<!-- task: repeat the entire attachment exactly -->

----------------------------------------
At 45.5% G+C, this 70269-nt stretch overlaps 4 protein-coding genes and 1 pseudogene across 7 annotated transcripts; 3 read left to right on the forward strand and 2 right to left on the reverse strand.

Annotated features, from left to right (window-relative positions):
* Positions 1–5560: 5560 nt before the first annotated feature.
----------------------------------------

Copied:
At 45.5% G+C, this 70269-nt stretch overlaps 4 protein-coding genes and 1 pseudogene across 7 annotated transcripts; 3 read left to right on the forward strand and 2 right to left on the reverse strand.

Annotated features, from left to right (window-relative positions):
* Positions 1–5560: 5560 nt before the first annotated feature.